I often show math professional learning communities a great film that Lucy West provided to me. Picture an 8th grade math class in an urban school. One girl explains the equation she developed to describe the number of tiles that surround the edge of a swimming pool. Her equation is correct, but instead of saying, “Right!” the teacher says, “Thank you for sharing. Who has a different answer?”
Another boy comes to the front, places his equation and diagram on the overhead projector and says, “After hearing her answer, I think I’m wrong, but I can’t figure out my mistake. Who can help me?” And the other students, not the teacher, analyze the two threads of thinking and determine not just which is correct, but how the second student got off track. The teacher intervenes only to help the students make their diagrams clearer and ask for reasoning.
Powerful, isn’t it.
What will be measured drives what will be taught. Any more reason needed for paying attention to the assessments being designed to align with the Common Core State Standards (CCSS)?
And there is hope. Dan Meyer (follow him on Twitter) posted this morning The Smarter Balanced Assessment Items which has a great example of an item that a) requires thinking b) shows the real-world usefulness of the concept being assessed and c) uses technology appropriately. Here’s the item:
Five swimmers compete in the 50-meter race. The finish time for each swimmer is shown in the video. Explain how the results of the race would change if the race used a clock that rounded to the nearest tenth.
Way better than a set of practice problems on rounding, isn’t it?
A few weeks ago I wrote about similarities in coaching myself as a cyclist and the strategies of differentiated coaching. A key component is knowing when to help teachers develop a routine or ritual to overcome a persistent struggle.
My problem with biking was remembering to unclip from pedals soon enough to avoid tipping over at stop signs. I needed a routine. To develop it, I identified when to clip in and out, practiced to determine how far in advance I needed to start the process (way sooner than other bikers), and also experimented with whether twisting my feet together or separately was the better way (separately so that I could then flip each pedal and not accidentally re-clip). These routines have so far kept me fall-free.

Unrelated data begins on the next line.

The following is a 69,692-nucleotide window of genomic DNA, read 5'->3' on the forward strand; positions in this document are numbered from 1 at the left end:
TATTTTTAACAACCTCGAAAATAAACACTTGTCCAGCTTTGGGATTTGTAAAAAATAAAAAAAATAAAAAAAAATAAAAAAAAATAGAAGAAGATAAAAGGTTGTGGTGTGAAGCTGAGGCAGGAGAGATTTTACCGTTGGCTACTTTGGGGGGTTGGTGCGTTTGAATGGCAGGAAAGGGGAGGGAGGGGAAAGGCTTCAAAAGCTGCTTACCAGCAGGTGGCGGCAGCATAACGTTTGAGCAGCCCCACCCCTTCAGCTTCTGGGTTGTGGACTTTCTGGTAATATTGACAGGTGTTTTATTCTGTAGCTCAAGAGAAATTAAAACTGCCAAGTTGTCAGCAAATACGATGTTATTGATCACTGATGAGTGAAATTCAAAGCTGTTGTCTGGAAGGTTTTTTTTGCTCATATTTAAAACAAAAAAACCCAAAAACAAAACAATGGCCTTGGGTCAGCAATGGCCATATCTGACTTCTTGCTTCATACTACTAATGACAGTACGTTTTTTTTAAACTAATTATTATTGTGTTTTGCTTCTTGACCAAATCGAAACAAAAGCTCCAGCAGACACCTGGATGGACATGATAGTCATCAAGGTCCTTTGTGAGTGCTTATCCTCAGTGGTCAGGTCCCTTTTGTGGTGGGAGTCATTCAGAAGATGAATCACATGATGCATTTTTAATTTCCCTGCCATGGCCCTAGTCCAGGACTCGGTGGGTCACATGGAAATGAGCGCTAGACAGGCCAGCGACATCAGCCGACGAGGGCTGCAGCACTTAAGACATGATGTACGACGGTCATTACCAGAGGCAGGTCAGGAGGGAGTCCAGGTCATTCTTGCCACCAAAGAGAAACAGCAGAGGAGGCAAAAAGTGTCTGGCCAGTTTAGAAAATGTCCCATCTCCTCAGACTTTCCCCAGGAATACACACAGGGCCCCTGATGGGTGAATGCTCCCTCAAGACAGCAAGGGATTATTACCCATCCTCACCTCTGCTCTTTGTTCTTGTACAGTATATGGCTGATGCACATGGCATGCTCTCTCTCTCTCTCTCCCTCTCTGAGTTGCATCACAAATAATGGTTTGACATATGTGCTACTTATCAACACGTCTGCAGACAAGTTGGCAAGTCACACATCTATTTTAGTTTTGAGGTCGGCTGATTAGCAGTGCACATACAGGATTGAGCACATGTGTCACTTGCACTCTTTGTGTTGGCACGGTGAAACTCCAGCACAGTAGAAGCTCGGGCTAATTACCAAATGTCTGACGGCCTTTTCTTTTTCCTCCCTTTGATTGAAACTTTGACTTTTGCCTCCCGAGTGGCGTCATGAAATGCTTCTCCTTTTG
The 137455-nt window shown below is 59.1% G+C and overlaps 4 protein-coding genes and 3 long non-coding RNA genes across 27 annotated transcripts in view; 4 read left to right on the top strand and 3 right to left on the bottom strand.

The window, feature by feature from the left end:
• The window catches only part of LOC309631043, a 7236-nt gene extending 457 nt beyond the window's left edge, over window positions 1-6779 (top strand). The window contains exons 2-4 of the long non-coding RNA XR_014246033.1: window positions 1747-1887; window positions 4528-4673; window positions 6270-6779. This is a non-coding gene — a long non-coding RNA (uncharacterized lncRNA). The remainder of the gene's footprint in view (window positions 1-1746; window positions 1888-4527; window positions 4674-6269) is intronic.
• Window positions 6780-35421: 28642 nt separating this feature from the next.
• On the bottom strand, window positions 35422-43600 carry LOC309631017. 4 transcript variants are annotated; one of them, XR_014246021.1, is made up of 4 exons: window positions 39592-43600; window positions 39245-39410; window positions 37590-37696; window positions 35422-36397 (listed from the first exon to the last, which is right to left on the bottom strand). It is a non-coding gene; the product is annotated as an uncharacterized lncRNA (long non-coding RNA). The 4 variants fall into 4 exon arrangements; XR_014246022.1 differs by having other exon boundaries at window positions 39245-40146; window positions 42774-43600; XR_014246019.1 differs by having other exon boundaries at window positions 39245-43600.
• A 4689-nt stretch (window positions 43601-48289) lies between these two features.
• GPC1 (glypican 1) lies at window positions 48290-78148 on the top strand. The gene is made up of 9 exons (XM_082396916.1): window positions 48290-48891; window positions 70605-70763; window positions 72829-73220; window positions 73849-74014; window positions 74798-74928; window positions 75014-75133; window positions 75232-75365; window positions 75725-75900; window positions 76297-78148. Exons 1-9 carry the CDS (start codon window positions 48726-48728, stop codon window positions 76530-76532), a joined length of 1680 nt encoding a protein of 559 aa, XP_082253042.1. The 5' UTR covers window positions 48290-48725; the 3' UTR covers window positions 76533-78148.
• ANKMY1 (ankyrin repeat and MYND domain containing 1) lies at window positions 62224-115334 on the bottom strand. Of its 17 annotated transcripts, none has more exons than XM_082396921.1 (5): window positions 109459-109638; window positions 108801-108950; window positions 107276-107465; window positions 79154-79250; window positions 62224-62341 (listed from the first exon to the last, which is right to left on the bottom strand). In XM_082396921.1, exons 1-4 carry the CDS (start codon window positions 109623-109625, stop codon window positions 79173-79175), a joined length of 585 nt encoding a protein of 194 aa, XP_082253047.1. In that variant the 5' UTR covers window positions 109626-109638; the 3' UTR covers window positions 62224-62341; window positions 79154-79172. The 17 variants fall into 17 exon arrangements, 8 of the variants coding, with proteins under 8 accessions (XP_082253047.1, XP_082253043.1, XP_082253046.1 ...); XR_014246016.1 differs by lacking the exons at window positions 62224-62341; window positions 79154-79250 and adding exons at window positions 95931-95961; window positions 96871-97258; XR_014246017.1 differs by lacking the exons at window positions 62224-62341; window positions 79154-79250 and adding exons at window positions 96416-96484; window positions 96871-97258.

Here are a few examples of routines that helped teachers find flow in their classrooms:
In my last blog, I discussed how my experiences with coaching myself as a cyclist parallel my most effective strategies for coaching teachers.
Setting individualized goals is a key component. When I first tried out my biking shoes, I aimed for my husband’s goal: clip in as much as possible. After the second fall, I changed my goal: clip in wherever it is safe. I unclip on any stretch of road or trail that might bring surprises.
Often, new teachers—or their mentors—assume that a strategy needs to be implemented just as other teachers use it. They end up either biting off more than they can chew at first, or struggling inordinately with something that looked so easy when modeled by a teacher with very different strengths. Think for example about ways to develop student responsibility for materials. A new middle school teacher wanted to use a colleague’s chart for tracking which class had the highest percentage of students who came each day with pencil, notebook, and homework.
Before you read this, read Bill Ferriter’s great recent blog, Are We Asking the Right Questions? He is spot on about the dangers of focusing too much on “right answers” when asking questions about what is and isn’t working in schools. “Why did this student answer this question wrong?” is a far different question than “Can this student use what we’ve taught to innovate in some way?” Bill points out,
Phrases like “what would happen if” and “why should we believe in” that play a regular role in the language of innovators and entrepreneurs are replaced with phrases like “do you know how to” and “what do you remember about” which do nothing more than emphasize the skills required to find the right answers to someone else’s questions.
As an outside consultant, I’m often struck by how reluctant or even afraid professional learning communities can be to raise, and then seek answers to, questions involving anything but instruction and testing these days, even when finding answers might improve student outcomes. !